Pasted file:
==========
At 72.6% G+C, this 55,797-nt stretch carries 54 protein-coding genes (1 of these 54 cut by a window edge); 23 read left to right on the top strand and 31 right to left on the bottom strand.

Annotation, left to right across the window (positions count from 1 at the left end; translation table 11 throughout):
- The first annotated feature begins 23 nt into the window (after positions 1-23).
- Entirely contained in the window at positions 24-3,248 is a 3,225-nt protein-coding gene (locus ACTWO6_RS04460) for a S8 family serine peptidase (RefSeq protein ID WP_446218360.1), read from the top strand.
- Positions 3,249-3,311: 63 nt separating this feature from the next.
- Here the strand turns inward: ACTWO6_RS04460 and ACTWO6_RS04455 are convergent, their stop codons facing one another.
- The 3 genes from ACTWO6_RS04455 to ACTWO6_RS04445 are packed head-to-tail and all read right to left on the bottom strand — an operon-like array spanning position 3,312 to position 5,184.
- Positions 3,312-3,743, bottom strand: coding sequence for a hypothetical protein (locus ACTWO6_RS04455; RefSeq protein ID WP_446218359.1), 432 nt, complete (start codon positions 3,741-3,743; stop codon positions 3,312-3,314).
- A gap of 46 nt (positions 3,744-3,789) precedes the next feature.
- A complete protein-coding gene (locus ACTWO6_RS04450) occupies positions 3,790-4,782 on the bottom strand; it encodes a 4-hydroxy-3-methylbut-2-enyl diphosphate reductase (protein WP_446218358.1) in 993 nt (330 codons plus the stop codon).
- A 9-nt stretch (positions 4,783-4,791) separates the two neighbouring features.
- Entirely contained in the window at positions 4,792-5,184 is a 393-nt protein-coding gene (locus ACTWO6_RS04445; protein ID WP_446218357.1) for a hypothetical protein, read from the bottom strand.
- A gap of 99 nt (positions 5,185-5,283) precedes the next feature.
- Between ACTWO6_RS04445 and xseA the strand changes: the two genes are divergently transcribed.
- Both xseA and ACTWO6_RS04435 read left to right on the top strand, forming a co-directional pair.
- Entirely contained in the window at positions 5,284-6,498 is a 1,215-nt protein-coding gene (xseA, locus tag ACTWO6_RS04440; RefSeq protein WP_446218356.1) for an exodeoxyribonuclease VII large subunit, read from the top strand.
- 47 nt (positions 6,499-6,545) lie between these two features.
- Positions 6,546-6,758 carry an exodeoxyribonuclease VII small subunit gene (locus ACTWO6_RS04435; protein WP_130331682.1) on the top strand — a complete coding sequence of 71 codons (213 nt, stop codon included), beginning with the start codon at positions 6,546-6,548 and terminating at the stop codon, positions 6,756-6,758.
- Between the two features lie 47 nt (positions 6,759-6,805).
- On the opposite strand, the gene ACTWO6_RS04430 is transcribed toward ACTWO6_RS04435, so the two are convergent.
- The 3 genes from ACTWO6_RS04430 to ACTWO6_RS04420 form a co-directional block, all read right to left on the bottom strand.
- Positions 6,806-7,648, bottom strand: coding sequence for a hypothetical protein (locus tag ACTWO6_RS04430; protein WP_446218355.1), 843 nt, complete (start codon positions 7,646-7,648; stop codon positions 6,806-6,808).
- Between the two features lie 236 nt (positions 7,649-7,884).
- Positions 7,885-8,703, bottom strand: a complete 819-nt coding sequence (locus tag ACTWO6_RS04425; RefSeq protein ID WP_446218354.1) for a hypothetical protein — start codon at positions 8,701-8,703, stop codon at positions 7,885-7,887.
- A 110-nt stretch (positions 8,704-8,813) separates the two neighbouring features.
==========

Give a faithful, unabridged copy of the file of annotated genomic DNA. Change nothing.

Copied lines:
At 72.6% G+C, this 55,797-nt stretch carries 54 protein-coding genes (1 of these 54 cut by a window edge); 23 read left to right on the top strand and 31 right to left on the bottom strand.

Annotation, left to right across the window (positions count from 1 at the left end; translation table 11 throughout):
- The first annotated feature begins 23 nt into the window (after positions 1-23).
- Entirely contained in the window at positions 24-3,248 is a 3,225-nt protein-coding gene (locus ACTWO6_RS04460) for a S8 family serine peptidase (RefSeq protein ID WP_446218360.1), read from the top strand.
- Positions 3,249-3,311: 63 nt separating this feature from the next.
- Here the strand turns inward: ACTWO6_RS04460 and ACTWO6_RS04455 are convergent, their stop codons facing one another.
- The 3 genes from ACTWO6_RS04455 to ACTWO6_RS04445 are packed head-to-tail and all read right to left on the bottom strand — an operon-like array spanning position 3,312 to position 5,184.
- Positions 3,312-3,743, bottom strand: coding sequence for a hypothetical protein (locus ACTWO6_RS04455; RefSeq protein ID WP_446218359.1), 432 nt, complete (start codon positions 3,741-3,743; stop codon positions 3,312-3,314).
- A gap of 46 nt (positions 3,744-3,789) precedes the next feature.
- A complete protein-coding gene (locus ACTWO6_RS04450) occupies positions 3,790-4,782 on the bottom strand; it encodes a 4-hydroxy-3-methylbut-2-enyl diphosphate reductase (protein WP_446218358.1) in 993 nt (330 codons plus the stop codon).
- A 9-nt stretch (positions 4,783-4,791) separates the two neighbouring features.
- Entirely contained in the window at positions 4,792-5,184 is a 393-nt protein-coding gene (locus ACTWO6_RS04445; protein ID WP_446218357.1) for a hypothetical protein, read from the bottom strand.
- A gap of 99 nt (positions 5,185-5,283) precedes the next feature.
- Between ACTWO6_RS04445 and xseA the strand changes: the two genes are divergently transcribed.
- Both xseA and ACTWO6_RS04435 read left to right on the top strand, forming a co-directional pair.
- Entirely contained in the window at positions 5,284-6,498 is a 1,215-nt protein-coding gene (xseA, locus tag ACTWO6_RS04440; RefSeq protein WP_446218356.1) for an exodeoxyribonuclease VII large subunit, read from the top strand.
- 47 nt (positions 6,499-6,545) lie between these two features.
- Positions 6,546-6,758 carry an exodeoxyribonuclease VII small subunit gene (locus ACTWO6_RS04435; protein WP_130331682.1) on the top strand — a complete coding sequence of 71 codons (213 nt, stop codon included), beginning with the start codon at positions 6,546-6,548 and terminating at the stop codon, positions 6,756-6,758.
- Between the two features lie 47 nt (positions 6,759-6,805).
- On the opposite strand, the gene ACTWO6_RS04430 is transcribed toward ACTWO6_RS04435, so the two are convergent.
- The 3 genes from ACTWO6_RS04430 to ACTWO6_RS04420 form a co-directional block, all read right to left on the bottom strand.
- Positions 6,806-7,648, bottom strand: coding sequence for a hypothetical protein (locus tag ACTWO6_RS04430; protein WP_446218355.1), 843 nt, complete (start codon positions 7,646-7,648; stop codon positions 6,806-6,808).
- Between the two features lie 236 nt (positions 7,649-7,884).
- Positions 7,885-8,703, bottom strand: a complete 819-nt coding sequence (locus tag ACTWO6_RS04425; RefSeq protein ID WP_446218354.1) for a hypothetical protein — start codon at positions 8,701-8,703, stop codon at positions 7,885-7,887.
- A 110-nt stretch (positions 8,704-8,813) separates the two neighbouring features.